Here are some answers to frequently asked questions about the safety certification progam.

Why should I earn the Safety Certification for Transportation Project Professionals™ (SCTPP)?

By earning the internationally-recognized Safety Certification for Transportation Project Professionals™ designation, industry professionals show that they have the ability to identify common hazards found on transportation project sites and the competency to address them to prevent safety incidents that could result in deaths or injuries. If there is a choice between two equal candidates for a job hire, promotion, or business partner, the one who has demonstrated through professional certification that they command internationally-recognized core competencies for safety awareness and risk management on transportation projects will have the competitive edge.

Why should a transportation contractor support employees earning the SCTPP credential?

It shows commitment to the health and safety of your employees and that project safety is a priority for your firm. It will help reduce safety incidents on your projects, protecting your greatest asset—your employees—and also help reduce your exposure to liability claims, thus reducing insurance costs. It demonstrates your firm’s commitment to safety to project owners, insurance carriers and regulatory bodies, while at the same time enhancing your corporate brand.

Why should a transportation planning and design firm support their designers earning the SCTPP credential?

Because safety incident mitigation can be worked into transportation project plans and designs, if designers know what causes safety incidents on project sites.

It shows owners and contractor partners that your firm understands safety can be designed into transportation projects and that it shares their commitment to ensuring the safety of on-site workers and those travelling through the projects you design. This should help reduce safety incidents, thus saving lives and preventing injuries. It makes your firm a more desirable partner to contractors with a world-class safety culture.

Why should a state or local transportation department support their managers, inspectors and designers earning the SCTPP credential?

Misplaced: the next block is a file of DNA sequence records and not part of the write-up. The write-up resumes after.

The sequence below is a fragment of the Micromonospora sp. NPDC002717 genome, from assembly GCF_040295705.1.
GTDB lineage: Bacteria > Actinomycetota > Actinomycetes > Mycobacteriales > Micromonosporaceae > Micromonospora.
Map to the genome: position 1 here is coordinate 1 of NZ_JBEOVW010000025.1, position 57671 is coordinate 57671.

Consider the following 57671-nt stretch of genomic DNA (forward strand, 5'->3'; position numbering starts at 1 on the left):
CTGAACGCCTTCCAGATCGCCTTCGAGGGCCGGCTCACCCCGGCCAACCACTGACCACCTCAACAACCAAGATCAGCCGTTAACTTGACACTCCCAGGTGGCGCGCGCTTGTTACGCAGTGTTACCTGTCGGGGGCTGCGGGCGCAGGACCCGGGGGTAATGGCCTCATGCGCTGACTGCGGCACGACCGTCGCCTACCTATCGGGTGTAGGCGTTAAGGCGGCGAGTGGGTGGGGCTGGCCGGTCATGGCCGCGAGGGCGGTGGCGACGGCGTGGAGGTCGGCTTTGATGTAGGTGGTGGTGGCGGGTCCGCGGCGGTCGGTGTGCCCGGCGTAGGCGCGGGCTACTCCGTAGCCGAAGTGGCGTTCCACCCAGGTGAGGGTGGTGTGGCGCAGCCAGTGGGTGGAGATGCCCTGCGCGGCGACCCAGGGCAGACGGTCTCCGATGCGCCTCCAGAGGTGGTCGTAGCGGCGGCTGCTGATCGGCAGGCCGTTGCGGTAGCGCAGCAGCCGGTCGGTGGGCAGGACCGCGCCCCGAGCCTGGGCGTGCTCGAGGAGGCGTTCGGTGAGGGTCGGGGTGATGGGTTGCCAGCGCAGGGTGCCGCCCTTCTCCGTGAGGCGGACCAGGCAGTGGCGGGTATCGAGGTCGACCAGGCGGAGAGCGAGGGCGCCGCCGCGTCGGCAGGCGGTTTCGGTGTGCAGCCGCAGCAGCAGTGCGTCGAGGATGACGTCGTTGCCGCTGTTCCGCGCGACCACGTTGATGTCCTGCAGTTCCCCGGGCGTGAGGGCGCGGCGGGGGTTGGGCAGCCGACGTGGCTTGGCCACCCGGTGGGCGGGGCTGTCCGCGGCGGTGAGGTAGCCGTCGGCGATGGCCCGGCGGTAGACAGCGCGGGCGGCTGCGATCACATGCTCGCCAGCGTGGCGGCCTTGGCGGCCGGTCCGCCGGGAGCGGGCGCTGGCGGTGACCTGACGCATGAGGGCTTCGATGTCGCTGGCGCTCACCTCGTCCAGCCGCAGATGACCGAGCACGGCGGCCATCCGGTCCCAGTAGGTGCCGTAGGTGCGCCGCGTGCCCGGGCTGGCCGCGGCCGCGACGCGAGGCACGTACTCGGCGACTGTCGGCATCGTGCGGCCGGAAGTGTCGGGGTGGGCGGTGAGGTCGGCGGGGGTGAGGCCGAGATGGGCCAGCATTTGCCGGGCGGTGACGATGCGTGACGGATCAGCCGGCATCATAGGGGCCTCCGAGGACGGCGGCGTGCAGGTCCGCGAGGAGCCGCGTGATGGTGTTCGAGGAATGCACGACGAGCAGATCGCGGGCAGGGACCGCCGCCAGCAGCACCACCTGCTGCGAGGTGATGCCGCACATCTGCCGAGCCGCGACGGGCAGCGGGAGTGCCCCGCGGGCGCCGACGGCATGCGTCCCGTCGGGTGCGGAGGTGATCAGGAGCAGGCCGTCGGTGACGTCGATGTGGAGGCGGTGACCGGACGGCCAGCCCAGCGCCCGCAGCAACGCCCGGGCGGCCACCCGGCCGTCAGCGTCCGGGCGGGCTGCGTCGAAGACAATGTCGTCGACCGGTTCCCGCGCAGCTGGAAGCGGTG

Because as custodians of the public’s tax dollars and trust, project safety is the top priority for transportation agencies and your personnel. Having SCTPP recipients on your team demonstrates that commitment and shows your employees that project safety is the agency’s top priority. Having professionally certified personnel involved at all stages of a project—from inception through completion—should help reduce safety incidents, thus saving lives and preventing disabling injuries.

Why should someone graduating with a civil engineering or construction management degree want to earn the SCTPP credential?

It will greatly enhance your employment prospects with firms and agencies with world-class safety cultures. Having the SCTPP designation shows potential employers that you understand how important project safety is to their business operations. And it demonstrates you have gone the “extra mile” to learn the internationally-recognized core competencies necessary to recognize and mitigate safety risks on project sites.

Who can become certified?

The certification process is open to all transportation project workers, supervisors, foremen, managers, designers, planners, and owners, equipment operators, manufacturers and materials supplier personnel who meet the eligibility requirements.

What are the eligibility requirements?

OPTION 1

1. Three years’ full-time or equivalent experience* in the transportation construction industry. Transportation construction is occupational experience that includes but is not limited to construction of highways, roads, bridges, airports, rail systems, tunnels, utilities and ports.

2. Completion of an OSHA 30 or 510 course.

OPTION 2

1. Bachelor’s degree in engineering or construction management with two years’ experience* in the transportation construction industry.

2. Completion of an OSHA 30 or 510 course.

OPTION 3

1. Associate or technical degree in safety with two years’ experience in the transportation construction industry*.

*Experience is defined as a job classification including, but not limited to, laborer, operator, foreman, superintendent, project manager, construction manager, engineer, safety professional, risk manager, inspector, surveyor, or estimator. Internships qualify as experience. Experience must be within five years of applying for certification.